lamps in Paris or something, got at F13, F14 and whatever
long exposure is gonna make it right, you know? Because you’re gonna get this
nice little starlight effect which I really like. Tip number six, shoot in
the magic 50 minutes window. What is that? Well, you now wherever
you are in the world, after sunset there is a
moment called the blue hour on in French we say the
(speaks foreign language) which is when the sun
is behind the horizon, all the city lights are on,
but you still have details in the sky. And that’s when you get
the best shots, I find. After it gets too contrasty and too muddy. Let me show you for example
this is a photo I shot from a room that I rented. But do you see here? I shot I too late, it was like
at the middle of the night, this is the Burj Khalifa,
and there’s so much contrast, this photo is nice, but
would have been a lot nicer in this 50 minutes window. So that is right after sunset,
all the city lights are on, but there are still details in the sky, it’s not black like this. And last but not least you’ve
gotta play with light streaks. I, the reason why, I put the
tripod outside is I wanted to get all these light
streaks here of the city and that’s the problem also
by the way with the 2000 ISO. Check this out. If I compare again, you can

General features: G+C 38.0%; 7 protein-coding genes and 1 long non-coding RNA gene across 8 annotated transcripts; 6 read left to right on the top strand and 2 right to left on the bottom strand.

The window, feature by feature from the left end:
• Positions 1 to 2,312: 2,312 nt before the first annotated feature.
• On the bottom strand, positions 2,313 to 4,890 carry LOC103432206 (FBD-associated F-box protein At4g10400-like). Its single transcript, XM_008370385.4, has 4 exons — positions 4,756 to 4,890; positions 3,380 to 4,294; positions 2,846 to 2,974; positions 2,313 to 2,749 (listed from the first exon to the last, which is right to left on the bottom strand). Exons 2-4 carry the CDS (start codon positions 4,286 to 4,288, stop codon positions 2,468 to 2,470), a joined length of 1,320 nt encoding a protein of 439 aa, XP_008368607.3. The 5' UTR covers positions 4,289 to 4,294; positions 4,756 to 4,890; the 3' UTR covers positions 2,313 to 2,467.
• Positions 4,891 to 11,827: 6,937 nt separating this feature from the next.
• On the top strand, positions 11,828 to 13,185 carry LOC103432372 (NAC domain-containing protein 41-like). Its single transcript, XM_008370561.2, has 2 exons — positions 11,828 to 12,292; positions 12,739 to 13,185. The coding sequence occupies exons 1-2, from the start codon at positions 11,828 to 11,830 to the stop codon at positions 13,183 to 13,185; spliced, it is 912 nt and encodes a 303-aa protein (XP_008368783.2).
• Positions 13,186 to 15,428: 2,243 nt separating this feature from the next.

see, this is the light streaks here at six second of exposure
and that’s my look at 2000. At 2000 you can see all the
cars, it’s not really nice, the light streak I find is much nicer. So that’s another reason why
you should shoot at 100 ISO with long exposure on the tripod. Oh, also a few days
ago I did another video where I showed you how I shot photos of the
desert from a air balloon. Check it out.

24 Replies to “7 Tips to do AMAZING Fine Art NIGHT Photography

  1. I do quite a bit of cityscapes and use all of these techniques. This location is incredible ! If you google the Shangri-la hotel in Dubai look at the photos…there is one there by the pool that is incredible. There must be a ton of places to shoot there. Also the Shang in London has epic views worth googling. Also in France they have an incredible view of the tower. Most of their hotels are epic views and I book there when I can. @sonymagician

  2. Hi Serg, great shots, I haven't been on the roof of the Shangri-La in Dubai, but it's on my list. I did shoot Dubai from the roof of the Cyan Tower, 73 floors up, and hanging over a rail. I suffer from vertigo, but had to get the shot 🙂

  3. Great tips, night photos are usually tough to nail. The 100 ISO tip is invaluable, providing you have a tripod. BTW, the starlight effect is the result of light diffraction.

  4. super tuto ! very good idea to compare the shooting and retouching of two pictures taken with and without tripod. camera settings very useful as a good starting point !

  5. Serge, I really enjoy your videos and hearing your talk. I would love to see you in a Hair Balloon😎. Keep up the great work and I will keep watching and as always give you a thumbs up.

  6. Serge, do you think you could write out the name of the hotel to shoot from for $60 bucks. Wasn't able to catch the name in the video >>> Merci !!

  7. Great tips. Many of them I discovered on my own through trial and error. But you still managed to teach me a few new things, like stopping the lens down to get the star pattern from the lights. I've always wondered why some of my night photos have the stars and others don't.

Leave a Reply

Your email address will not be published. Required fields are marked *